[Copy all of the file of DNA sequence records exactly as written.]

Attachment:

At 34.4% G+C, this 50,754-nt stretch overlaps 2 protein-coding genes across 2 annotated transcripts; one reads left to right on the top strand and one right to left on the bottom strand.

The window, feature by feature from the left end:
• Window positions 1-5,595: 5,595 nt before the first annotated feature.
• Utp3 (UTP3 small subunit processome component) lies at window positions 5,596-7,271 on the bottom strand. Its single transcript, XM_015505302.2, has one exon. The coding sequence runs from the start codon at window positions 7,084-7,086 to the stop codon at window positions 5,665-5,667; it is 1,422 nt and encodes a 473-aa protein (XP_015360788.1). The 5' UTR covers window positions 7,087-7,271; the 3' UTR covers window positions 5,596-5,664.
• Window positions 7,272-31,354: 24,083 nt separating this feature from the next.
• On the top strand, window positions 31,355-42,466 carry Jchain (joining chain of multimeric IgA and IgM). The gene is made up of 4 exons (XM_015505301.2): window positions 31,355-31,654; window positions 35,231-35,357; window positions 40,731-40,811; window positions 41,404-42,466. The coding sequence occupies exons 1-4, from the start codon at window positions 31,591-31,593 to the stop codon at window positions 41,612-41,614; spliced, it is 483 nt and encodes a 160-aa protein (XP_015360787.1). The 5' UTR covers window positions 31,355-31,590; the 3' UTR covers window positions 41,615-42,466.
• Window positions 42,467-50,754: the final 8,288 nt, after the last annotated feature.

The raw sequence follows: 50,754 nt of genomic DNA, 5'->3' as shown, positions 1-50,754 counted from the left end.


At 34.4% G+C, this 50,754-nt stretch overlaps 2 protein-coding genes across 2 annotated transcripts; one reads left to right on the top strand and one right to left on the bottom strand.

The window, feature by feature from the left end:
• Window positions 1-5,595: 5,595 nt before the first annotated feature.
• Utp3 (UTP3 small subunit processome component) lies at window positions 5,596-7,271 on the bottom strand. Its single transcript, XM_015505302.2, has one exon. The coding sequence runs from the start codon at window positions 7,084-7,086 to the stop codon at window positions 5,665-5,667; it is 1,422 nt and encodes a 473-aa protein (XP_015360788.1). The 5' UTR covers window positions 7,087-7,271; the 3' UTR covers window positions 5,596-5,664.
• Window positions 7,272-31,354: 24,083 nt separating this feature from the next.
• On the top strand, window positions 31,355-42,466 carry Jchain (joining chain of multimeric IgA and IgM). The gene is made up of 4 exons (XM_015505301.2): window positions 31,355-31,654; window positions 35,231-35,357; window positions 40,731-40,811; window positions 41,404-42,466. The coding sequence occupies exons 1-4, from the start codon at window positions 31,591-31,593 to the stop codon at window positions 41,612-41,614; spliced, it is 483 nt and encodes a 160-aa protein (XP_015360787.1). The 5' UTR covers window positions 31,355-31,590; the 3' UTR covers window positions 41,615-42,466.
• Window positions 42,467-50,754: the final 8,288 nt, after the last annotated feature.

The raw sequence follows: 50,754 nt of genomic DNA, 5'->3' as shown, positions 1-50,754 counted from the left end.